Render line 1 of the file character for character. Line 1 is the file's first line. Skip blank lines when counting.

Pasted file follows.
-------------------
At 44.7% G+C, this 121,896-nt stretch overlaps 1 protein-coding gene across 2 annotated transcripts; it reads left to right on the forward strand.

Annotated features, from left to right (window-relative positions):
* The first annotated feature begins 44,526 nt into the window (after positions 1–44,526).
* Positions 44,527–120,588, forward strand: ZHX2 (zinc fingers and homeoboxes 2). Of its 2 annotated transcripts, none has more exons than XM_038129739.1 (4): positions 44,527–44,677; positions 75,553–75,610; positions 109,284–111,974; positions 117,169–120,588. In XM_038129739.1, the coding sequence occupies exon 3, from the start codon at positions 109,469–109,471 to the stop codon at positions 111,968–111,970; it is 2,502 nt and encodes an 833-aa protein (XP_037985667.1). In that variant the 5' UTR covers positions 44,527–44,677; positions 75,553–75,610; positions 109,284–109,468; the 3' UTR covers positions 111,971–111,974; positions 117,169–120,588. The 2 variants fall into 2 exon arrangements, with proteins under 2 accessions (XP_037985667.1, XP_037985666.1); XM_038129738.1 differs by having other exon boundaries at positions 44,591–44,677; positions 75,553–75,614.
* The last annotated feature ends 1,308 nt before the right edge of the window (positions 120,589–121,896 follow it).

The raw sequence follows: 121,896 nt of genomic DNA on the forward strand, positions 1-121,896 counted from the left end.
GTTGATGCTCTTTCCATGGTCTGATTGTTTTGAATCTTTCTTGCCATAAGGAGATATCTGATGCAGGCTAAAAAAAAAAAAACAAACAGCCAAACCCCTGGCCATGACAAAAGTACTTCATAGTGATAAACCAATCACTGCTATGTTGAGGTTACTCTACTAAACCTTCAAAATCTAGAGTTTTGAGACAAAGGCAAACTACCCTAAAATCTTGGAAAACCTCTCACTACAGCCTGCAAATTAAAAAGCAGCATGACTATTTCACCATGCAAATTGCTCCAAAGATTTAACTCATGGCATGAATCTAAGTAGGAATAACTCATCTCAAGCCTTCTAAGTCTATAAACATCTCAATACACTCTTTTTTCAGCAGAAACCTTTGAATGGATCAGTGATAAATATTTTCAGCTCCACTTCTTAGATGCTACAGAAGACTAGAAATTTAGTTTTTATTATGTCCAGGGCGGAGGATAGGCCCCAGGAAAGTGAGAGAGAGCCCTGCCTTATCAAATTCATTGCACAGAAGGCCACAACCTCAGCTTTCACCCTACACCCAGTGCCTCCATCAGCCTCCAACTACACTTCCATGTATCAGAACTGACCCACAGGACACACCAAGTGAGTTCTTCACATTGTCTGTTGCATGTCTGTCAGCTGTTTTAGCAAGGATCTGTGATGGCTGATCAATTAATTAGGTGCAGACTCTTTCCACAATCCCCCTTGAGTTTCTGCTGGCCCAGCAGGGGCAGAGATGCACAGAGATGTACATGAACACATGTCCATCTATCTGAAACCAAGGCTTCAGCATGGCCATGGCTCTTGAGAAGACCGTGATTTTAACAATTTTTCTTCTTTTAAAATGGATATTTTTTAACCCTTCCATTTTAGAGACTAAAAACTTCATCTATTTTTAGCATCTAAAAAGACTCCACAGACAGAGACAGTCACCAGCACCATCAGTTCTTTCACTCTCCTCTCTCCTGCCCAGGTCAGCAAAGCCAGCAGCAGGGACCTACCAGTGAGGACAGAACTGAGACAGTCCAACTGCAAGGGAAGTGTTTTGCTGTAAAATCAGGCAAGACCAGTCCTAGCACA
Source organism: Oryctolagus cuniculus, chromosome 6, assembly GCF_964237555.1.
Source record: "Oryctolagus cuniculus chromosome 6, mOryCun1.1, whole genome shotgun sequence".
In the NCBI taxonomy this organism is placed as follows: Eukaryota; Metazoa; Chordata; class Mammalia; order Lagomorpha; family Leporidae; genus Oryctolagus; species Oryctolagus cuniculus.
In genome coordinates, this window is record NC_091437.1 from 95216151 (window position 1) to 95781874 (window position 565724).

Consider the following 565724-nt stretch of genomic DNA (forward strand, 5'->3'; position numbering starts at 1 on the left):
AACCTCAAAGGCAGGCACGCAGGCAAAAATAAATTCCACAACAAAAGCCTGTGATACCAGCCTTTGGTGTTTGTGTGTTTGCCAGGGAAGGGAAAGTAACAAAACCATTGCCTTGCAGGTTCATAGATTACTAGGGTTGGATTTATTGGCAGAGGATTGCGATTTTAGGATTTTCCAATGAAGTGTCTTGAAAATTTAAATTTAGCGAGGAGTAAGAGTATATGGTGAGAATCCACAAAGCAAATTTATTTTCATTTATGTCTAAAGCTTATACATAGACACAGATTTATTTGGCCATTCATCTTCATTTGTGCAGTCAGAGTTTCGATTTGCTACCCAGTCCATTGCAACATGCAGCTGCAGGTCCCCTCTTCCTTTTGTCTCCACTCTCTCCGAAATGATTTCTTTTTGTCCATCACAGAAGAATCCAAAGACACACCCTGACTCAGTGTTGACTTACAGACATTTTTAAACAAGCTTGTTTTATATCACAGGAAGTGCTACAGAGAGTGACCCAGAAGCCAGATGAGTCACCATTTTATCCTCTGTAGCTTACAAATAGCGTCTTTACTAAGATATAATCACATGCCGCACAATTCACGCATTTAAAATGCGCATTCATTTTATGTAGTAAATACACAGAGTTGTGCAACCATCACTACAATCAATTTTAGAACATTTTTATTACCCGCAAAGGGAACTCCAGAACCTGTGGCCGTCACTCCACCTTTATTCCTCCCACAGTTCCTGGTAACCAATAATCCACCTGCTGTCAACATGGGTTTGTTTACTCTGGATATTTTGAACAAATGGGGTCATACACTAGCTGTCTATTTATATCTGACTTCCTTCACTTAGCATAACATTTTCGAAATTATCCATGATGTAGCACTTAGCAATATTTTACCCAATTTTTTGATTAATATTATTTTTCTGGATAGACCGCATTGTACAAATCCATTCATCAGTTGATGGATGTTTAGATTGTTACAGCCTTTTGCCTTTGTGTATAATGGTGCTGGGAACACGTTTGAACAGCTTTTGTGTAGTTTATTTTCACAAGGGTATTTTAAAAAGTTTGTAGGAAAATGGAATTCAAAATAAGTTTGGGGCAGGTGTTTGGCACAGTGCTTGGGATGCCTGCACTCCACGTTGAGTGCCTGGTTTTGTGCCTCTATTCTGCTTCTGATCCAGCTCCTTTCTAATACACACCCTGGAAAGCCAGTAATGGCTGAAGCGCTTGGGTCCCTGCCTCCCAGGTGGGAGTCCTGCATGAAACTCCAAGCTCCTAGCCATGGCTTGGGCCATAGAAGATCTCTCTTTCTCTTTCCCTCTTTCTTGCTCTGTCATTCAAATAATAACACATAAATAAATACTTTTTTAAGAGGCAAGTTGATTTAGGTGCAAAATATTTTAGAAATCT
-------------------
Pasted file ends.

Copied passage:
At 44.7% G+C, this 121,896-nt stretch overlaps 1 protein-coding gene across 2 annotated transcripts; it reads left to right on the forward strand.